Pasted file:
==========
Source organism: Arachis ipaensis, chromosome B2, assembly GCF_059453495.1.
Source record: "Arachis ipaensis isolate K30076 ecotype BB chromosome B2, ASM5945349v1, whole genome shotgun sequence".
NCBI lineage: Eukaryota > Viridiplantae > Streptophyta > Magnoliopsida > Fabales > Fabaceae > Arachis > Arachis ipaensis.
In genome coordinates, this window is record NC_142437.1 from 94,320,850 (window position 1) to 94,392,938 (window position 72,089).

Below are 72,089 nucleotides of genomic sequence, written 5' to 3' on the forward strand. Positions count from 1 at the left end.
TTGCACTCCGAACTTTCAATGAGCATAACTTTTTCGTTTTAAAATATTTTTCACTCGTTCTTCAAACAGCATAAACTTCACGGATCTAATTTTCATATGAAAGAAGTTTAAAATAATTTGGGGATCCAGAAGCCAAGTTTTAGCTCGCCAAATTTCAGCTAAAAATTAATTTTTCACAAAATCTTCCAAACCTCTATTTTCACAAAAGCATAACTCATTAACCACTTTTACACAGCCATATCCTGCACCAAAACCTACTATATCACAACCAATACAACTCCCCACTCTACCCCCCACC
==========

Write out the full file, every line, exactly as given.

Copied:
Source organism: Arachis ipaensis, chromosome B2, assembly GCF_059453495.1.
Source record: "Arachis ipaensis isolate K30076 ecotype BB chromosome B2, ASM5945349v1, whole genome shotgun sequence".
NCBI lineage: Eukaryota > Viridiplantae > Streptophyta > Magnoliopsida > Fabales > Fabaceae > Arachis > Arachis ipaensis.
In genome coordinates, this window is record NC_142437.1 from 94,320,850 (window position 1) to 94,392,938 (window position 72,089).

Below are 72,089 nucleotides of genomic sequence, written 5' to 3' on the forward strand. Positions count from 1 at the left end.
TTGCACTCCGAACTTTCAATGAGCATAACTTTTTCGTTTTAAAATATTTTTCACTCGTTCTTCAAACAGCATAAACTTCACGGATCTAATTTTCATATGAAAGAAGTTTAAAATAATTTGGGGATCCAGAAGCCAAGTTTTAGCTCGCCAAATTTCAGCTAAAAATTAATTTTTCACAAAATCTTCCAAACCTCTATTTTCACAAAAGCATAACTCATTAACCACTTTTACACAGCCATATCCTGCACCAAAACCTACTATATCACAACCAATACAACTCCCCACTCTACCCCCCACC